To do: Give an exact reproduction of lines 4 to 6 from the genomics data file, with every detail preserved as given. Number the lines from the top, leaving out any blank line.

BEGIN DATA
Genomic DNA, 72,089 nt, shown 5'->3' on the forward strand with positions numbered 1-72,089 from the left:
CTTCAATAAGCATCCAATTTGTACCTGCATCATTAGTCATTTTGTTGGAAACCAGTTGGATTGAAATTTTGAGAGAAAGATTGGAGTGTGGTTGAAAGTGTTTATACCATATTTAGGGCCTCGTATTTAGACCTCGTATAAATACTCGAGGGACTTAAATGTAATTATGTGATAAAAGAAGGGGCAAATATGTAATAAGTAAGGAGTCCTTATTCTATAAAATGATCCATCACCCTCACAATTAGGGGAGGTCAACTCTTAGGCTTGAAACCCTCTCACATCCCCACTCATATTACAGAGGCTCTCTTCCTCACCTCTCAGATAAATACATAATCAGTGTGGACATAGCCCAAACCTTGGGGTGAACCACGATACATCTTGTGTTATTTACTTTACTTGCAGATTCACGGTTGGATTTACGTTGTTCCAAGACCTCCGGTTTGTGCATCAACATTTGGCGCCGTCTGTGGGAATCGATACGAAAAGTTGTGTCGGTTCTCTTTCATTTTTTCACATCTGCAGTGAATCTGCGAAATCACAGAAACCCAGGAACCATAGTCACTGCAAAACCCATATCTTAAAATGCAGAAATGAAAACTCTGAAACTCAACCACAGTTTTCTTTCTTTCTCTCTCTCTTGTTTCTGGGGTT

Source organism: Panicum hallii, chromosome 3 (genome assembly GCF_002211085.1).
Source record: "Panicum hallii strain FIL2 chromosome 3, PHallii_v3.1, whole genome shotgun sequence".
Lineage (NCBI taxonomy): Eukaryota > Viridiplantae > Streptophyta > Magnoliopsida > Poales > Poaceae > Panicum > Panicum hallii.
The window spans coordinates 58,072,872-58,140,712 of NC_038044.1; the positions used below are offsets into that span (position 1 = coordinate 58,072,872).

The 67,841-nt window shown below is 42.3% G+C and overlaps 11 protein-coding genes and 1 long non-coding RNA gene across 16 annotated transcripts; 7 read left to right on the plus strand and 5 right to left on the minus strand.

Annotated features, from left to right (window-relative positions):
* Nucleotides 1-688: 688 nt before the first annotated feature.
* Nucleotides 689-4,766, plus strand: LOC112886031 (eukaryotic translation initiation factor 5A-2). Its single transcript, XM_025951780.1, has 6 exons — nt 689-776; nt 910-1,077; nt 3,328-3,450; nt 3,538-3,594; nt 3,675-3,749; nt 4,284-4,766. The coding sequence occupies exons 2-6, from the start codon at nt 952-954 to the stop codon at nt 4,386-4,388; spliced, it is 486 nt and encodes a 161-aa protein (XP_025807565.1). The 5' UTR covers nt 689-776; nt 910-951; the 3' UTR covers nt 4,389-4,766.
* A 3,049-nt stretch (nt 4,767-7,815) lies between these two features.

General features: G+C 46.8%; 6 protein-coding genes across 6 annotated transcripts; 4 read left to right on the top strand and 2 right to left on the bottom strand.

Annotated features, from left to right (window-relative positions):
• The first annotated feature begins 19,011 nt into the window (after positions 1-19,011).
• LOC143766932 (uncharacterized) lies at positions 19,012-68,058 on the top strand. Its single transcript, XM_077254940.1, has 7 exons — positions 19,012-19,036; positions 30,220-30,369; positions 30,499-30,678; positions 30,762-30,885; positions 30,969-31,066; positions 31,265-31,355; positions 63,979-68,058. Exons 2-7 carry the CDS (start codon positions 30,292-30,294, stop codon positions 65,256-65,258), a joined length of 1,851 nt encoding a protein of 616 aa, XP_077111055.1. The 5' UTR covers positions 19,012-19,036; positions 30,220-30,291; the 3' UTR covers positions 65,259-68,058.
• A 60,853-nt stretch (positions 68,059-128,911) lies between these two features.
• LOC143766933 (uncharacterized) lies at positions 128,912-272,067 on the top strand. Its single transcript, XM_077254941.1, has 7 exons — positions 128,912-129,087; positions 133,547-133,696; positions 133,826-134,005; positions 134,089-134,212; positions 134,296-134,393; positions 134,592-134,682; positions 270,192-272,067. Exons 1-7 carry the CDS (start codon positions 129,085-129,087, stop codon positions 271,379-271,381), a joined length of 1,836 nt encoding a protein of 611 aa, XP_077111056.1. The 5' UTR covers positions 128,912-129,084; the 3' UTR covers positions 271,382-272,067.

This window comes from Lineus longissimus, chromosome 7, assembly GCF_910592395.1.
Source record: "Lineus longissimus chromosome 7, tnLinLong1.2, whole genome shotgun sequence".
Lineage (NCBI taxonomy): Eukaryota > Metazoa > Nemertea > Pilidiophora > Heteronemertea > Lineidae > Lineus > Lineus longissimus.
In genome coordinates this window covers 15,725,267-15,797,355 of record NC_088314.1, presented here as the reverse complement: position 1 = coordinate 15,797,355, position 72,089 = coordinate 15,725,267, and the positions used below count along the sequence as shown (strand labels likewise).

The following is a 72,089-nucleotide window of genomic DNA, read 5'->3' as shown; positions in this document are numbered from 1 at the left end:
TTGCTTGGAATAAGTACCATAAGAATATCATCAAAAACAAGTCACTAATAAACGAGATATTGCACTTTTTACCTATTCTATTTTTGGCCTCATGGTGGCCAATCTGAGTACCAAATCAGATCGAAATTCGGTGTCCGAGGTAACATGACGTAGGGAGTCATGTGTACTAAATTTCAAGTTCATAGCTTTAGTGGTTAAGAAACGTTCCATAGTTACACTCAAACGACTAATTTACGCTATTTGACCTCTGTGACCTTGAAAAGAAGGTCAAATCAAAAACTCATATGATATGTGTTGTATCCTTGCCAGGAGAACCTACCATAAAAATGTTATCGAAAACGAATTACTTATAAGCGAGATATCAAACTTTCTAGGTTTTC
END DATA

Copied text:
Source record: "Panicum hallii strain FIL2 chromosome 3, PHallii_v3.1, whole genome shotgun sequence".
Lineage (NCBI taxonomy): Eukaryota > Viridiplantae > Streptophyta > Magnoliopsida > Poales > Poaceae > Panicum > Panicum hallii.
The window spans coordinates 58,072,872-58,140,712 of NC_038044.1; the positions used below are offsets into that span (position 1 = coordinate 58,072,872).